SLO County slapped with another jail death lawsuit

The family of a 60-year-old man who died in the San Luis Obispo County Jail in April filed a lawsuit Friday against San Luis Obispo County alleging negligence that resulted in death.

Kevin Lee McLaughlin died of a heart attack on April 13, 2017. He had asked to go to the hospital about 45 minutes before he was found dead. His request was denied.

“Kevin’s (McLaughlin) medical problems worsened because defendants failed to provide proper medication and denied timely and professional medical treatment to Kevin, including transfer to a local hospital for more specialized and acute care,” the lawsuit filed by attorney James McKiernan says.

At around 2:30 a.m. on April 13, McLaughlin complained of shoulder pain, including numbness and tingling. “I’m clammy. I need to go to the hospital,” McLaughlin told jail personnel, according to the corner’s report.

McLaughlin also complained that it felt like “an elephant was sitting on his chest.”

Jail personnel sent McLaughlin back to his dorm room with plans to have him see a doctor later that morning, according to county records.

The lawsuit alleges that poorly trained county staffers ignored the signs of a heart attack even though they were aware of McLaughlin’s medical issues.

“Defendants willfully and intentionally ignored Kevin’s well-known heart attack warning signs for unknown reason by, among other things, having jail inmates treated by unqualified and/or ill-trained medical and non-medical personnel, by not providing diagnosis and care from a qualified medical doctor, by having inmates’ prescriptions ratified and rubber stamped after being dispensed to an inmate and by refusing to transfer jail inmates to a local hospital for more specialized and acute treatment when needed – and, in Kevin’s case, in order to prevent a heart attack,” the lawsuit says.

McLaughlin had been in custody since his arrest on Jan. 23 for assault with a deadly weapon, he had pushed a chair across the floor at his mother following the death of his brother. At the time of his death, McLaughlin had already been convicted of the charge. He was scheduled to be sentenced on May 11 and would have received 180 days in jail and probation.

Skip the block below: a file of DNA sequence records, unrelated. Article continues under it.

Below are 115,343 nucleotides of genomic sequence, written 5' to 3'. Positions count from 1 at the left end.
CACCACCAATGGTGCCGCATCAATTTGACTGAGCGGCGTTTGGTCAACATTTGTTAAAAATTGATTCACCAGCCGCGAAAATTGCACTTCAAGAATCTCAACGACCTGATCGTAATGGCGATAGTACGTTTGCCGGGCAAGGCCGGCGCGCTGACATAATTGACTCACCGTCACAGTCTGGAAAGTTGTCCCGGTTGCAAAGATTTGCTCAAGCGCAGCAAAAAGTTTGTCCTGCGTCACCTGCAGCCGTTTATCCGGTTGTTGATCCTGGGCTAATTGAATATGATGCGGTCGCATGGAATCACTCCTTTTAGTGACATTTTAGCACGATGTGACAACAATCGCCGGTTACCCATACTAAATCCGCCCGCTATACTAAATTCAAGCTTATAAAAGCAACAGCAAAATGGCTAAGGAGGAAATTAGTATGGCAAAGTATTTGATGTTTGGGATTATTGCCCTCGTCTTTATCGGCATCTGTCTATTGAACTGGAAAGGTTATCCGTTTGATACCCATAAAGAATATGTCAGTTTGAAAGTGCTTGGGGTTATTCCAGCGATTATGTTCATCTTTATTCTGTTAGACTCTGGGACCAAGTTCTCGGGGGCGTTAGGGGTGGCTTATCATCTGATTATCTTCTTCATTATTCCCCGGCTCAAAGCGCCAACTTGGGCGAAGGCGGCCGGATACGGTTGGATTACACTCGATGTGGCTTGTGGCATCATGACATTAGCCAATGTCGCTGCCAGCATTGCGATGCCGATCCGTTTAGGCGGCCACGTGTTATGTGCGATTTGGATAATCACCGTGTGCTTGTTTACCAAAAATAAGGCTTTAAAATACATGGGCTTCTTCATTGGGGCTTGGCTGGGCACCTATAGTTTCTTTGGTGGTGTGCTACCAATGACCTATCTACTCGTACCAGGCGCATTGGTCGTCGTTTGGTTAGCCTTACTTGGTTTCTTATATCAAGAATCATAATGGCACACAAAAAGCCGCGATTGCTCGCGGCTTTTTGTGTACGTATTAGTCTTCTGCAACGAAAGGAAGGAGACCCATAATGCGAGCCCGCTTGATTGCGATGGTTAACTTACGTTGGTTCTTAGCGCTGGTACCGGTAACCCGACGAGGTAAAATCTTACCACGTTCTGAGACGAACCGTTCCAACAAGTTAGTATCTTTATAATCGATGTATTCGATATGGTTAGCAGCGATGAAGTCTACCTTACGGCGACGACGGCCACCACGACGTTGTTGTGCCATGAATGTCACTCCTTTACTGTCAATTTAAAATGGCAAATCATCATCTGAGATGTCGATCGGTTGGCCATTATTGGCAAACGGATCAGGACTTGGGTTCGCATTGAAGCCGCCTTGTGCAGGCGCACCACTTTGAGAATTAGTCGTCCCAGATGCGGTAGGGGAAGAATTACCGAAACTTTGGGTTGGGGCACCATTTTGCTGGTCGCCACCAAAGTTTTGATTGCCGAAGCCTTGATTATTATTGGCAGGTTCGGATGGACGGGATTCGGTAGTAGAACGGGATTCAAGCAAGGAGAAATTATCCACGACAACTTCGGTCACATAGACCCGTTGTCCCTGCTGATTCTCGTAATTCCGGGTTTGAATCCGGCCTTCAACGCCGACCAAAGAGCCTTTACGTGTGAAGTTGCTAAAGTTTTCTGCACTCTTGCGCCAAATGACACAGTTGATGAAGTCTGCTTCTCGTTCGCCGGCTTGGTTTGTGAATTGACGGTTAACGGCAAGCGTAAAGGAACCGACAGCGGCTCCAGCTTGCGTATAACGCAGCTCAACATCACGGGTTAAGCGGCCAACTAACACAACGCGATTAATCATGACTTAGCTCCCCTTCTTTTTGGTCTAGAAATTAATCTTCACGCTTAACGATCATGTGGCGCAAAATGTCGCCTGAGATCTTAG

Sheriff Ian Parkinson

After he was jailed, McLaughlin asked for the same medications he took for high blood pressure, depression and pain, according to jail medical records. County doctors prescribed him some of the same medications.

But three days after his arrest, Dr. Kristopher Howalt prescribed McLaughlin 1,200 mg of Ibuprofen a day. On Feb. 14, 2017, Howalt increased McLaughlin’s dose to 1,600 mg a day. At the time of his death, McLaughlin was still taking 1,600 mg of Ibuprofen a day, according to jail records.

In 2005, the FDA issued a warning that Ibuprofen increases the risk of heart attacks and should be used only for short term in small doses for people with heart disease. That warning was strengthened in July 2015 saying that it is best for people with high blood pressure to avoid taking Ibuprofen at all.

McLaughlin was one of three inmates who died in county custody in 2017. The county paid the family of Andrew Holland a $5 million settlement following his death. The family of Russel Hammer filed a wrongful death lawsuit last month.

Following McLaughlin’s death, several critics of Sheriff Ian Parkinson’s management of the jail reported allegations of abuse and neglect to the SLO County Civil Grand Jury. The grand jury has since issued a report blasting the sheriff, as well as the county health director, and stating that a lack of oversight continues to plague the jail.

County officials said they plan to aggressively fight the McLaughlin family lawsuit.

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3 Comments about “SLO County slapped with another jail death lawsuit”

  1. AHowell says:

    No surprises more killings in the jail, more cover ups in the entire system of Justice,
    the scales of Justice are leang towards corruption not fairness, not judicial integrity so much misconduct and concealment of the truth.

    Come June-5-18 we can now vote for a New Sheriff and a New District Attorney along with a New Judge and reelect one of the good judges already on the bench. How is it the county continues to feed out lies and misstatements.

    Criminal complaints need to be filed by the Attorney General of both California and the United States Attorney. Why is the FBI waiting until after the election to indict Dow, Parkinson and others.

  2. PHK says:

    It is now a reality if you get into any “Alleged” trouble in SLO County and have to be booked in Jail, remember your LIFE is at risk by the Jail Staff not the inmates.

    No doubt something is very and I mean very wrong in our local system of alleged Justice, jail house suspicious deaths, beatings, corruption, evidence tampering, false and perjured testimony. The problem seems to be in all levels of management and lack of leadership.

    Accountability is missing in our local system, lies from the Sheriffs Dept., lies from the District Attorneys office and staff, I too cannot in good or ethical values vote for either the current Sheriff or District Attorney. It is time for a change and that change is NOW.

  3. Tell the Truth says:

    Here we go again, more unreal deaths in our county jail ? what is going on, they are being executed in the jail, not given proper treatment. Remember no one should be dying in the jails awaiting trial.

    The elections can not come fast enough to rid our community of inept and dangerous lying leaders vote them all out of office and we get a fresh start, too many suits more to come from what is now pending in the COunty Counsels office, who by the way gives them to Greg Coates who has the county contract who’s wife was recently appointed to the Bench.

    Sounds like a serious conflict of interest.

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